The Ohio State Uni­ver­si­ty has spun a com­pa­ny out of Zhi­wei Hu’s lab, pro­vid­ing the seed fund­ing to run more pre­clin­i­cal stud­ies and scale up man­u­fac­tur­ing for his next-gen­er­a­tion tis­sue fac­tor (TF) im­munother­a­pies tar­get­ing triple-neg­a­tive breast can­cer, among oth­ers. Cin­cyTech, a lo­cal fund in Cincin­nati, led the fi­nanc­ing for Eikonok­lastes Ther­a­peu­tics, which is run by for­mer My­onexus ex­ec Bruce Hal­pryn.

Sen. Ron Wyden (D-OR) (Francis Chung/E&E News/Politico via AP Images)

In­fla­tion re­bates in­com­ing: Wyden calls on CMS to move quick­ly as No­var­tis CEO pledges re­ver­sal

Senate Finance Chair Ron Wyden (D-OR) this week sent a letter to the head of the Centers for Medicare & Medicaid Services seeking an update on how and when new inflation-linked rebates will take effect for drugs that see major price spikes.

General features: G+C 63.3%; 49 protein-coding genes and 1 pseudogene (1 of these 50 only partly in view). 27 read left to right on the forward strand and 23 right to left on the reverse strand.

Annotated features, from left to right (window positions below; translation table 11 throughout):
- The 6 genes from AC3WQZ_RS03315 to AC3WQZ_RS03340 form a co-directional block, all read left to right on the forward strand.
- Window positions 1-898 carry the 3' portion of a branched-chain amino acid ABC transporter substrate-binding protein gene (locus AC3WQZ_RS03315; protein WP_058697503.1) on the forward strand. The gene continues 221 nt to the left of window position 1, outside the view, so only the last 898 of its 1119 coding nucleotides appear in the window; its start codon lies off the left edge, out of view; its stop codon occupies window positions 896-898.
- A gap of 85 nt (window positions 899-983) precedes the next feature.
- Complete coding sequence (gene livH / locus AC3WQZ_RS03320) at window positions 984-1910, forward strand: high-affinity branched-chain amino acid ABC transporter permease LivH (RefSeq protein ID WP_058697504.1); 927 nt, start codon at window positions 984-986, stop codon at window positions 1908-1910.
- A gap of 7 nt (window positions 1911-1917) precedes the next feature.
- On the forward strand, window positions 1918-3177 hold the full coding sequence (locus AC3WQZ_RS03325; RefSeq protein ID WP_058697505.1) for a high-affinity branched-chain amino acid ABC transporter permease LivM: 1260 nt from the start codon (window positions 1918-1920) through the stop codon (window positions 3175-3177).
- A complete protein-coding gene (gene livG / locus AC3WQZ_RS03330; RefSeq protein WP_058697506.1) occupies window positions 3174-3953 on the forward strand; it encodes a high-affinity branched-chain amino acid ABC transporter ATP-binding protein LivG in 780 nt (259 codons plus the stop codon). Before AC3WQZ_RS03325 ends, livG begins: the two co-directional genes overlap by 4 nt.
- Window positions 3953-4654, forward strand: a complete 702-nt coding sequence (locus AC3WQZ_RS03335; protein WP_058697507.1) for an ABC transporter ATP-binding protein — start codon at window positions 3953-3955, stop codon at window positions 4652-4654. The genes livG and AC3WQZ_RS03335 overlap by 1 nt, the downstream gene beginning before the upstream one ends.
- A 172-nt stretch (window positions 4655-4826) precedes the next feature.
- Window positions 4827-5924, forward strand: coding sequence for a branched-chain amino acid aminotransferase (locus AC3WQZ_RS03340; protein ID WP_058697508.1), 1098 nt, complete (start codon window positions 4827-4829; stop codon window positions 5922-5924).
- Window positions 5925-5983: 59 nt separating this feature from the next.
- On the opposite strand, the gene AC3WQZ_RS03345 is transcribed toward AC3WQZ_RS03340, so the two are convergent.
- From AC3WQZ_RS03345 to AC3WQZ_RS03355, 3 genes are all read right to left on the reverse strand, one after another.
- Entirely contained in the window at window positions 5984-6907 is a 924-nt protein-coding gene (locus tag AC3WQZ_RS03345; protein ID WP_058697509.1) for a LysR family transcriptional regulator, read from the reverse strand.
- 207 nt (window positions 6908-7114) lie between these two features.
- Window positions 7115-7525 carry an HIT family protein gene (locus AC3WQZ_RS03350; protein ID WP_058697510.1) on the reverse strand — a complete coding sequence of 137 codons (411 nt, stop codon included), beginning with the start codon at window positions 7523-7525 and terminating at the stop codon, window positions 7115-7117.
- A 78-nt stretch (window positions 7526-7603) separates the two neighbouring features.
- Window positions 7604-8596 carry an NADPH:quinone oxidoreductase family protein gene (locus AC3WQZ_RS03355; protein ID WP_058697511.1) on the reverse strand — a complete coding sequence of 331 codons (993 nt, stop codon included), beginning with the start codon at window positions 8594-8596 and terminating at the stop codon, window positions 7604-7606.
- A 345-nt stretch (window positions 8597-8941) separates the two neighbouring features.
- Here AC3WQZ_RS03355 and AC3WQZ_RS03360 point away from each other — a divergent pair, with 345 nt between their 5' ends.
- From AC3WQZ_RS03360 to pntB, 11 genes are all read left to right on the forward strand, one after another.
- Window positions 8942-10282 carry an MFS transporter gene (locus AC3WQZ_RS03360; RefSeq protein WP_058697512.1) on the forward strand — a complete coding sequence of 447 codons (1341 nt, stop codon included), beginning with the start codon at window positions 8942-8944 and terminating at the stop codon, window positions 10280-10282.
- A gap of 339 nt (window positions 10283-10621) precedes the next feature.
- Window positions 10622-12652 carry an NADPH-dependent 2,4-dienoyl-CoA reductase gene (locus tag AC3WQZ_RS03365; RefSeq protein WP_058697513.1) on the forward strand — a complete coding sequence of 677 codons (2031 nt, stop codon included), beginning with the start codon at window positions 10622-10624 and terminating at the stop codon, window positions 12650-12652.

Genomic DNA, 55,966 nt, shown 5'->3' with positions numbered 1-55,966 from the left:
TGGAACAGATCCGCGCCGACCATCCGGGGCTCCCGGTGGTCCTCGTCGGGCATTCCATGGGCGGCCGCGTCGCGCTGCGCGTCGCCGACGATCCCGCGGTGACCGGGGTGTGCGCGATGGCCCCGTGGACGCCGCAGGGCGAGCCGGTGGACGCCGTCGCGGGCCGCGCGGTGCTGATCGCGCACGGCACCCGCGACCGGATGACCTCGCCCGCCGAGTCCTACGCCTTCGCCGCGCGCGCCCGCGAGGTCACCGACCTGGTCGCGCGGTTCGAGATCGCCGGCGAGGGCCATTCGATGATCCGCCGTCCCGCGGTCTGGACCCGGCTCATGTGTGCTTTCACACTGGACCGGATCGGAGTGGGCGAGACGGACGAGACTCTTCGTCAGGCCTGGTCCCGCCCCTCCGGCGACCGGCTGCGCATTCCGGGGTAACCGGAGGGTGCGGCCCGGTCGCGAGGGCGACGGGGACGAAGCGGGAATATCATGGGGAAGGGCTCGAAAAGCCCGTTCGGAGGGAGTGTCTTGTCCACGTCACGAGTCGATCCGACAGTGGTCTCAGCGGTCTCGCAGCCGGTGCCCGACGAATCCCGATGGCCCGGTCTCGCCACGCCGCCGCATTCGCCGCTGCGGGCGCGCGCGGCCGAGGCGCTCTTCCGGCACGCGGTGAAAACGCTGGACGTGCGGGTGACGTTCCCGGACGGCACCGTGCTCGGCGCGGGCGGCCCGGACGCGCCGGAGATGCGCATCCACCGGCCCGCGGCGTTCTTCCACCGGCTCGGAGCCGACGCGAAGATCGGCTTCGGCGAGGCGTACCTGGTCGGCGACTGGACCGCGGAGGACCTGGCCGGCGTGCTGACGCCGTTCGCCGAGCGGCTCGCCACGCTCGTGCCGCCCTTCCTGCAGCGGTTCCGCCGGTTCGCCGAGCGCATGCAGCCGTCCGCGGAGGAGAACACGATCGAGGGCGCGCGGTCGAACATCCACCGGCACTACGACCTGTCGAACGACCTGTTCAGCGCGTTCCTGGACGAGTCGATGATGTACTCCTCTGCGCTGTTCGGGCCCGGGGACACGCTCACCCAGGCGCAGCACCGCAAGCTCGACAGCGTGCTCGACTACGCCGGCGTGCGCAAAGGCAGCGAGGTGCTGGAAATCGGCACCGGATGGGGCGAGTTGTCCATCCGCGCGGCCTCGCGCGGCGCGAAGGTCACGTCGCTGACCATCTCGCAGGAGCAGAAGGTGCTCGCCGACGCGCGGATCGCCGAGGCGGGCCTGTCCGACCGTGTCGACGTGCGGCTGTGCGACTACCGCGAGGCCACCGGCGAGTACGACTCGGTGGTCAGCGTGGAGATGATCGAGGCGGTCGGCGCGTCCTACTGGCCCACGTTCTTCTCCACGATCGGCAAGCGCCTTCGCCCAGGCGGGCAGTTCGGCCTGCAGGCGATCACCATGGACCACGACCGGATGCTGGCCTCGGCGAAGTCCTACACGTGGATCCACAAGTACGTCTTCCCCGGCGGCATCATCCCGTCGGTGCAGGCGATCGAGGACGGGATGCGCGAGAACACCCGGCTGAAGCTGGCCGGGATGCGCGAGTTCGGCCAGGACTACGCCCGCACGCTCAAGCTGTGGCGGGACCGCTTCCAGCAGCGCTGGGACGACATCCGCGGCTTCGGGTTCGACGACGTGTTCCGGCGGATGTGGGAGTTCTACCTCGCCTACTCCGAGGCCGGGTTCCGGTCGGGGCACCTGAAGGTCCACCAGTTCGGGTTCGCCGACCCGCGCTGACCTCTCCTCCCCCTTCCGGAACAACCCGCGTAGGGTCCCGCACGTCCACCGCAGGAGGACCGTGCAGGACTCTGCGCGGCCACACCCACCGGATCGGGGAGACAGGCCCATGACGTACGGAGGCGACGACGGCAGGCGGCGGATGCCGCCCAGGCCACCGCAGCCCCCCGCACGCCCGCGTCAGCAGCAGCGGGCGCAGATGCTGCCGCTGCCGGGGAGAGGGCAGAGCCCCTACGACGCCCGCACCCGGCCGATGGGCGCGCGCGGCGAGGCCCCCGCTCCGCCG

The newly signed Inflation Reduction Act requires manufacturers to pay a rebate to Medicare when they increase drug prices faster than the rate of inflation.

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Teresa Graham, incoming Roche Pharmaceuticals CEO

In­com­ing Roche CEO builds out his top team, tap­ping Genen­tech vet to lead phar­ma di­vi­sion

Roche announced another leadership shuffle Thursday morning – the head of global product strategy, Teresa Graham, will take over as CEO of Roche Pharmaceuticals in March while the company’s corporate executive committee will make a spot for Levi Garraway, CMO and executive VP of global product development.

Thomas Schinecker will take over the top spot as Roche group CEO in March, leaving his spot as head of diagnostics.

Trodelvy notch­es a win in most com­mon form of breast can­cer

Following a promise last year to go “big and fast in breast cancer,” Gilead has secured a win for Trodelvy in the most common form.

The drug was approved to treat HR-positive, HER2-negative breast cancer patients who’ve already received endocrine-based therapy and at least two other systemic therapies for metastatic cancer, Gilead announced on Friday.